Auburn vs. Oregon
Tostitos BCS National Championship
January 10, 2011 ESPN 7:30 pm CST
It’s the grand finale of the college football season and it features two outsiders who have risen to the top ranks and are now playing for the big crystal trophy. Oregon got here by running over the PAC-10. Auburn got here by surviving the SEC gauntlet and a host of NCAA investigations and allegations. Let’s take a look at the match-ups.
Auburn’s Cam Newton’s stats led him to the Heisman trophy. He’s thrown for 2,589 yards, 28 touchdowns, and 6 interceptions. Add in the 1,401 yards rushing and 20 touchdowns on the ground and you truly realize how important he is to Auburn’s offensive plan. In fact, he is the Auburn offensive plan. The last two opponents—Alabama and South Carolina—were able to limit his rushing but couldn’t keep him from making plays with his arm.
Oregon’s Darron Thomas doesn’t have the gaudy numbers of Newton but he’s no slouch. He’s thrown for 2,518 yards, 28 touchdowns, and 7 interceptions. Thomas has done it by throwing 75 more passes than Newton. He adds in 488 yards rushing and 5 touchdowns as well. He’s not the linchpin of the Oregon offense but he’s very important in making reads in its running game, and he’s very good at it. Thomas also has a big time arm when it comes to throwing the deep ball, rounding out the Ducks attack.
Auburn’s best running back is the quarterback, but that’s not to say the other guys aren’t important. If you factor out Newton’s rushing, this crew still went for 1,158 yards and 19 touchdowns. Michael Dyer, the freshmen who broke a Bo Jackson record, is used primarily between the tackles. Onterio McCalebb is the speed guy off the edge. Mario Fannin is the utility back who is most dangerous as a receiver out of the backfield. Along with Newton, this crew is a load to handle for four quarters. Auburn’s rushing attack is really about physicality mixed in with a dose of speed.
Oregon’s running attack is all about speed with a little physicality to boot. The tandom of LaMichael James and Kenyon Barner aren’t the biggest backs—they go 185 lbs. and 180 lbs. respectively—but they have rockets for shoes and can pack enough wallop when they need to make a play. Oregon likes to run to the outside and get its guys in space. In one-on-one settings, they are very difficult to handle. Darron Thomas can add in some running of his own but most of the damage done by the Ducks will come from James and Barner.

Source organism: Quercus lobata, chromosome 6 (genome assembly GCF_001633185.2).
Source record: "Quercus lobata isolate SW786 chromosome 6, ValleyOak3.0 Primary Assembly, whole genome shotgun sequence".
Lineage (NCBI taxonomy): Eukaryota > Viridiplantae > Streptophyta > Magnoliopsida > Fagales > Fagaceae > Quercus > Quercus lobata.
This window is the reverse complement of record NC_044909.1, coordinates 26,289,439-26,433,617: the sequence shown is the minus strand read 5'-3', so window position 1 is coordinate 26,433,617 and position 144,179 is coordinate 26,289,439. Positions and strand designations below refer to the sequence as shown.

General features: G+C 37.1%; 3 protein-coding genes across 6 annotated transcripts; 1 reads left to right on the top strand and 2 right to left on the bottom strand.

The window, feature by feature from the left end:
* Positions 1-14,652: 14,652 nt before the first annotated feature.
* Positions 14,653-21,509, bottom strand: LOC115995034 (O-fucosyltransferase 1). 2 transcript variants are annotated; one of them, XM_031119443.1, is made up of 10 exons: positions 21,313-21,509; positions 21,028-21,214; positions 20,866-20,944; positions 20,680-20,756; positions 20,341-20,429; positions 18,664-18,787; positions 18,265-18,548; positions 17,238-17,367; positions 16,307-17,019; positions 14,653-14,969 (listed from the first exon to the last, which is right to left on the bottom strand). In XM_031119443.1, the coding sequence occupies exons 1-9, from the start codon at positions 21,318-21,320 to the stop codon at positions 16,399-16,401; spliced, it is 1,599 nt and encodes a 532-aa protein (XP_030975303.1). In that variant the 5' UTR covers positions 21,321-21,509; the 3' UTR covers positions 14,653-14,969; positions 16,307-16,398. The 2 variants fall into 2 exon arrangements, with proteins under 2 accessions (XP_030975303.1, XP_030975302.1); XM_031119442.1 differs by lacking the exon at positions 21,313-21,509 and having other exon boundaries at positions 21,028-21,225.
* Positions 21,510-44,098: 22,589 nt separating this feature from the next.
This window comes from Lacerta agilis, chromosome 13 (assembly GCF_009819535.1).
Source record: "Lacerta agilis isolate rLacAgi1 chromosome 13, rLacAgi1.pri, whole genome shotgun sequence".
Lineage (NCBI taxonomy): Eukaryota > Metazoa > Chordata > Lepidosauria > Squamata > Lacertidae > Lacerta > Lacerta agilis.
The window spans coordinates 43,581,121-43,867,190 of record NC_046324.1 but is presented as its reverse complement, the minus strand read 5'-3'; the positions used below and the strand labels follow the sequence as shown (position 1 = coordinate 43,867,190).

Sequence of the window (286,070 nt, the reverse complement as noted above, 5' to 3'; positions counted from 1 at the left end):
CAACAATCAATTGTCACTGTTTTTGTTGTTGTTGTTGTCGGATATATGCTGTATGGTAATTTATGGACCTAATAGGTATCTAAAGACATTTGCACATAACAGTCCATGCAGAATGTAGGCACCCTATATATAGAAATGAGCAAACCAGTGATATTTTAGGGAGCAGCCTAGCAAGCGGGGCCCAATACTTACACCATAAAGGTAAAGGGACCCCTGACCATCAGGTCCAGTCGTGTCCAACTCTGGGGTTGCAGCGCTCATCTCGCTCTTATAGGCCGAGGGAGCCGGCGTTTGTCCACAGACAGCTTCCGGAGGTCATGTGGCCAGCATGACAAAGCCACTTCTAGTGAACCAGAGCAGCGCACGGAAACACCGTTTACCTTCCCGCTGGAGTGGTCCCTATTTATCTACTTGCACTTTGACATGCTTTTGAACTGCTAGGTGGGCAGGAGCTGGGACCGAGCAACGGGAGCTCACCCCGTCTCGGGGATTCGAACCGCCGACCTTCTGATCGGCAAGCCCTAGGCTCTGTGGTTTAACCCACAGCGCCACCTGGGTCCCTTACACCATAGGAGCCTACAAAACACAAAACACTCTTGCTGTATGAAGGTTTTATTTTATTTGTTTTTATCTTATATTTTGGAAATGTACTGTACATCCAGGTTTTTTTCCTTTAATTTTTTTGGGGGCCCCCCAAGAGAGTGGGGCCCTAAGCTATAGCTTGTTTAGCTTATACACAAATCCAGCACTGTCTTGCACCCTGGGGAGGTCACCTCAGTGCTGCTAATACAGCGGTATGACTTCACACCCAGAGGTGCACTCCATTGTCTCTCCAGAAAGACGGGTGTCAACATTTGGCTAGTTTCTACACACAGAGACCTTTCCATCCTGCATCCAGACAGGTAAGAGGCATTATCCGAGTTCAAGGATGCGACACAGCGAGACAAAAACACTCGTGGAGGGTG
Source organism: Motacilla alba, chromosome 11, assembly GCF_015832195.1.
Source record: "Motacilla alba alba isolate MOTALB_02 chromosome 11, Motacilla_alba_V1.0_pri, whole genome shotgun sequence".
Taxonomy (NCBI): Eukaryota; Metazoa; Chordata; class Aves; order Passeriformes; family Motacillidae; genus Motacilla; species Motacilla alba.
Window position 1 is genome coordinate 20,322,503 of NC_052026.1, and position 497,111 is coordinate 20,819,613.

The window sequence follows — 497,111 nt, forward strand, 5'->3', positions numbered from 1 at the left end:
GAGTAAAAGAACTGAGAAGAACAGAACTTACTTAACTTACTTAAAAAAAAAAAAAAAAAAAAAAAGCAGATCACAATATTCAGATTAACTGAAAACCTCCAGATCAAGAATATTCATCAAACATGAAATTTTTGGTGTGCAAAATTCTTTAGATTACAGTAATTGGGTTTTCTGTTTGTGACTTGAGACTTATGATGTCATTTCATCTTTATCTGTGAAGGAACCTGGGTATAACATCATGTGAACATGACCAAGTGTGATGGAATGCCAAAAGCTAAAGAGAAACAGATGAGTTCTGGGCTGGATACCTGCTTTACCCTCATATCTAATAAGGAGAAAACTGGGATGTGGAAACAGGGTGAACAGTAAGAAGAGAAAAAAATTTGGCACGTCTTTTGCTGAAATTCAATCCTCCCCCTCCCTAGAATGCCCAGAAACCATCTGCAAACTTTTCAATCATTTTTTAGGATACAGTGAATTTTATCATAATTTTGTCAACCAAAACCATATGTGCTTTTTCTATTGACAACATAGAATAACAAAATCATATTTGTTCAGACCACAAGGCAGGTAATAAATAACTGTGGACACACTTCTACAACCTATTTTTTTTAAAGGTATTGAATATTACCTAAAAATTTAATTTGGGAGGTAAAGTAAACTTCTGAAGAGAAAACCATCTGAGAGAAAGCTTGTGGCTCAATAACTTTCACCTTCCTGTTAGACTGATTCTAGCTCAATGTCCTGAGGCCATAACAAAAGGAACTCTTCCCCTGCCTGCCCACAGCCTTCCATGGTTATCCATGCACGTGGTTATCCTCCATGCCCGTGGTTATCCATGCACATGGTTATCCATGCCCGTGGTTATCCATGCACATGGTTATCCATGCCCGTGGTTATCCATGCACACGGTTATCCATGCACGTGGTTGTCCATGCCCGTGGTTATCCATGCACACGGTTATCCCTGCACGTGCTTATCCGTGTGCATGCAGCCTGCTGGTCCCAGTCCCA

Wide Receivers/Tight Ends
Auburn’s passing plays are all about the vertical game, and they have the guys to do it. Darvin Adams and Terrell Zachery are the established playmakers on the outside. Emory Blake has emerged as a solid slot receiver and TE Phillip Lutzenkirchen is the outlet option for most of Newton’s throws (when he doesn’t toss it to a RB out of the backfield or take off and run with it). Auburn’s crew will fight for the ball against defenders and can create separation in its routes, which makes the Auburn passing game a viable threat to the opposition.
For Oregon, it’s all about getting the ball in the hands of former safety Jeff Maehl. He’s caught nearly twice as many balls as any of the other receivers and is the deep threat in the offense. Much like Auburn, Oregon sets it up with the play-action and it has burned many teams with this approach. Besides Maehl, TE David Paulson is also frequently targeted by Thomas. Oddly enough, the Ducks running backs aren’t used often in the passing game, mostly because they are the other part of Thomas’ play-action fake.
If you took the uniforms and switched them for these 10 players, it would be hard to tell much difference. Both units are the core of the offense and both are experienced and very, very good. Oregon’s crew tries to keep pressure from coming up the middle while securing the edge so the talented runners can get out in space. Auburn’s line paves the road ahead, opening holes for Newton and Dyer. Both protect the passer and both run at a fast pace. These units really are a mirror of one another in size, speed, and execution. They are also the key to the game for both teams. The unit that establishes and imposes its will most effectively will be on the winning side.